UN Report finds nature declining 'at rates unprecedented in human history' but notes 'it is not too late to make a difference…if we start now'
Transformative change is needed in order to stem an “unprecedented” rate of species extinction and ecosystems decline, warns a new report from the United Nations’ (UN) Intergovernmental Science-Policy Platform on Biodiversity and Ecosystem Services (IPBES).
According to the report, authored by 145 experts from 50 countries using data from the last 50 years, one million species now face the threat of extinction, including more than a third of all marine mammals. The summary of findings, released Monday, identifies and ranks the culprits as: (1) changes in land and sea use; (2) direct exploitation of organisms; (3) climate change; (4) pollution and (5) invasive alien species.
“This essential report reminds each of us of the obvious truth: the present generations have the responsibility to bequeath to future generations a planet that is not irreversibly damaged by human activity,” said Audrey Azoulay, Director-General, UNESCO. “Our local, indigenous and scientific knowledge are proving that we have solutions and so no more excuses: we must live on earth differently.”
Noting that it’s “not too late to make a difference,” IPBES offers possible actions to take in different sites and environments, including in urban areas, with the authors encouraging: “nature-based solutions; increasing access to urban services and a healthy urban environment for low-income communities; improving access to green spaces; sustainable production and consumption and ecological connectivity within urban spaces, particularly with native species.”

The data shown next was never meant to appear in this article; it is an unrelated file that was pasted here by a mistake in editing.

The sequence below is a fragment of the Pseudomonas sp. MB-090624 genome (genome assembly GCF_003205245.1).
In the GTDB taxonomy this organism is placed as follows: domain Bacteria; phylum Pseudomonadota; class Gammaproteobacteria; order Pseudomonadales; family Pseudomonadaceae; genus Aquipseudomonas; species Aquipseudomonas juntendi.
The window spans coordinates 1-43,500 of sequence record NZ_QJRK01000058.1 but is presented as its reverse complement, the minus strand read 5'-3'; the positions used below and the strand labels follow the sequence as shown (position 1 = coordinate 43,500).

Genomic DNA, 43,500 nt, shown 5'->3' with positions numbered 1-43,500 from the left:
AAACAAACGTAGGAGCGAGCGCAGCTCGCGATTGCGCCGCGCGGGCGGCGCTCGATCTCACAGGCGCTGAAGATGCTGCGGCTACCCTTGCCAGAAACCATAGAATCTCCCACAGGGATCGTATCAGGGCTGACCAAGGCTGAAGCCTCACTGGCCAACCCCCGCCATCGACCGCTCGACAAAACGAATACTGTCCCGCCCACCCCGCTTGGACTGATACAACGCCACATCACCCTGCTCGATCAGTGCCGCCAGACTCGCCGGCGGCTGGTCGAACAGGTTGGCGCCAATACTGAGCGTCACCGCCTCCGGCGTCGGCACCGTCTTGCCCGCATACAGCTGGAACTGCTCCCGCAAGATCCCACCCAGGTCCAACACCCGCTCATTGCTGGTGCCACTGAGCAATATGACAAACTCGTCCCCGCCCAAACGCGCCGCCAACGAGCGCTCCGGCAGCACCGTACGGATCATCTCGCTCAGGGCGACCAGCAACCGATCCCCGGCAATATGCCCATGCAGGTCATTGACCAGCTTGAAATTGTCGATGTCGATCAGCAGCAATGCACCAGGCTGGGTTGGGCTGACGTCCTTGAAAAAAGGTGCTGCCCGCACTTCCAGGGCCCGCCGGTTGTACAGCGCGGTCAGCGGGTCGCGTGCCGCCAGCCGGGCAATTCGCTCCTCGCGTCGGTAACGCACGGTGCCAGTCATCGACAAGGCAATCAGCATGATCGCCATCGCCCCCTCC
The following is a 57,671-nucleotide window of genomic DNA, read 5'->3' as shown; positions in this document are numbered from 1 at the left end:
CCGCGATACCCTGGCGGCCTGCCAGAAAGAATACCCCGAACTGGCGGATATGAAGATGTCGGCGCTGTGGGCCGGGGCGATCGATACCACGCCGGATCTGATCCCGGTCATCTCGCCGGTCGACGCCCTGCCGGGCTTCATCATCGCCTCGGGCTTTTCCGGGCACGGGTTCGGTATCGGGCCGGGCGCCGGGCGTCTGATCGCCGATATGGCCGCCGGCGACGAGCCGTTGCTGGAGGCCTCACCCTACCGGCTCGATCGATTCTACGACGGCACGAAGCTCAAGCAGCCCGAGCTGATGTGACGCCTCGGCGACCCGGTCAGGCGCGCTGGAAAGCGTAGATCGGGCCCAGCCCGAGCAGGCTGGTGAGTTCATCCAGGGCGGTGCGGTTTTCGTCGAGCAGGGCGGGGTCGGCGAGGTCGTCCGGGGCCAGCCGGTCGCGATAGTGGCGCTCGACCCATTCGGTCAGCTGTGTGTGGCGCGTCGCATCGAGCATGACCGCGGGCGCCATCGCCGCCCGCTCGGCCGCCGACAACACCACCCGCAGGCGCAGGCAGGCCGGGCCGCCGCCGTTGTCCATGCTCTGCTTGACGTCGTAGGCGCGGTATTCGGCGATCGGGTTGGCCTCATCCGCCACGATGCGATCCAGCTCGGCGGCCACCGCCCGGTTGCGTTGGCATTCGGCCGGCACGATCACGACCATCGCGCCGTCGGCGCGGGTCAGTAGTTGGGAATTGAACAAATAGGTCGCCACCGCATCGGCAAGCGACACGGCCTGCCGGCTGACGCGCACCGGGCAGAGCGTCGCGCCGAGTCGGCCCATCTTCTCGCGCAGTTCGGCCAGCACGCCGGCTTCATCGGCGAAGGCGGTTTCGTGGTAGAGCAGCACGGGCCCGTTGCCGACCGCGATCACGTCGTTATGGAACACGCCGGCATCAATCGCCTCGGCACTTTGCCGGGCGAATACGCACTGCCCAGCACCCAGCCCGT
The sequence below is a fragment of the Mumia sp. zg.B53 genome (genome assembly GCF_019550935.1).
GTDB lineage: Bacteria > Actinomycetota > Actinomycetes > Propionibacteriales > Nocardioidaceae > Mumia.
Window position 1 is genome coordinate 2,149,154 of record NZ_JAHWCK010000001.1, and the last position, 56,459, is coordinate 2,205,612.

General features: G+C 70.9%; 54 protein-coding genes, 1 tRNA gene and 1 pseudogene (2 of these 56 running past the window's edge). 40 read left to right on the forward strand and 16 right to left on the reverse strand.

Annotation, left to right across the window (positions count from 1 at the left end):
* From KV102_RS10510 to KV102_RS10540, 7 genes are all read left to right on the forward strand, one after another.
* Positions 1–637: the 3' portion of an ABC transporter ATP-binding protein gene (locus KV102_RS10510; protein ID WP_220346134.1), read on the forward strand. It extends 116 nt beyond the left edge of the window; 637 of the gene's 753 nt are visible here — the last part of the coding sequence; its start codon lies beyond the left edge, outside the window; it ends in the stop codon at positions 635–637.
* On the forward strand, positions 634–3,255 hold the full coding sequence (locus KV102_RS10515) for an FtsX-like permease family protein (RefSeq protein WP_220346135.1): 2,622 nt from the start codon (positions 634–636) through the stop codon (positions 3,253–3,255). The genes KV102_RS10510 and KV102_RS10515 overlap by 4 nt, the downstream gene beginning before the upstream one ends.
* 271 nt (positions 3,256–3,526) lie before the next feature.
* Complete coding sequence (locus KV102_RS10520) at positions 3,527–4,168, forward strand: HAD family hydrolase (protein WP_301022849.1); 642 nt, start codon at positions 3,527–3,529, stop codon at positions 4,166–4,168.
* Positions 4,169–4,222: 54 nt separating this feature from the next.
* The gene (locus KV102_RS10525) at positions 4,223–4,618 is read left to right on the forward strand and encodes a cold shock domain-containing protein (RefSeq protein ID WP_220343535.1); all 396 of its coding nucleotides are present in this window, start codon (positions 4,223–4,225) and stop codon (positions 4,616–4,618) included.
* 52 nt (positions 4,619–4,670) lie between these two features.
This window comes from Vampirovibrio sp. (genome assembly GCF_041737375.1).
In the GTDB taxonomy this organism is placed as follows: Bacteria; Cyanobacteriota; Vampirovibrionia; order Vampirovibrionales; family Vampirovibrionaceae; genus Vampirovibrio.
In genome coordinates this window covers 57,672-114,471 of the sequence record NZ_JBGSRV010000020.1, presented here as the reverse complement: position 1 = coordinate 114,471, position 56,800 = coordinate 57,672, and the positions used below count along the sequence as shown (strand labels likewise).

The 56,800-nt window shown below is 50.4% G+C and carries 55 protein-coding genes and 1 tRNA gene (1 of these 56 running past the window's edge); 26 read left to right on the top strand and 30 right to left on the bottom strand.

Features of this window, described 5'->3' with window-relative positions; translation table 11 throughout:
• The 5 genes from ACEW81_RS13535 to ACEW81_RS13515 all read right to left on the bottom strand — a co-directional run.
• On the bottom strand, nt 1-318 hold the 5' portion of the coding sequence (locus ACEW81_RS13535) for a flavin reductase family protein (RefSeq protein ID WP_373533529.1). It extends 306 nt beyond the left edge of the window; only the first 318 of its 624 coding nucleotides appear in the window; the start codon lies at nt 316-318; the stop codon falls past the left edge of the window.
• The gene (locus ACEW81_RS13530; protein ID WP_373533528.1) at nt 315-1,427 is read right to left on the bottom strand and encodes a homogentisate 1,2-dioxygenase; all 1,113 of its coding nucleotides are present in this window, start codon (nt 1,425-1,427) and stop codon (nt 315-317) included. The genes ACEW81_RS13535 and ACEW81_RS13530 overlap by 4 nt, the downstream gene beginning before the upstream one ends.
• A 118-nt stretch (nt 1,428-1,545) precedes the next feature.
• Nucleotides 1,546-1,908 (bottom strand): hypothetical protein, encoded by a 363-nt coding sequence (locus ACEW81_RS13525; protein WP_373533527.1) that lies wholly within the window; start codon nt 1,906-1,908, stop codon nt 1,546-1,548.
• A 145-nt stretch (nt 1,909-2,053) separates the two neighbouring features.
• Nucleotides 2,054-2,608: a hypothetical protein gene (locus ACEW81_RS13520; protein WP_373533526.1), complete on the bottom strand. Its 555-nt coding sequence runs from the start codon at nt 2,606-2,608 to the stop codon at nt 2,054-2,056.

Many of these measures are strategies laid out in Mayor Martin J. Walsh’s “Resilient Boston Harbor” vision, unveiled in October 2018. The One Waterfront Initiative team supports this vision, which aims to protect the city’s residents, infrastructure and jobs near and around its 47-mile shoreline through approaches such as “elevated landscapes, enhanced waterfront parks, flood resilient buildings, and revitalized and increased connections and access to the waterfront.”
Today this effort is ongoing, and we are continuing to work towards a bold plan for iconic, resilient, and public open space on the Boston Waterfront. To read more about our vision to be a leader and partner to create more sustainable green spaces in Boston, click here.
To see the summary of the IPBES findings, click here. The full six-chapter Report will be published later this year.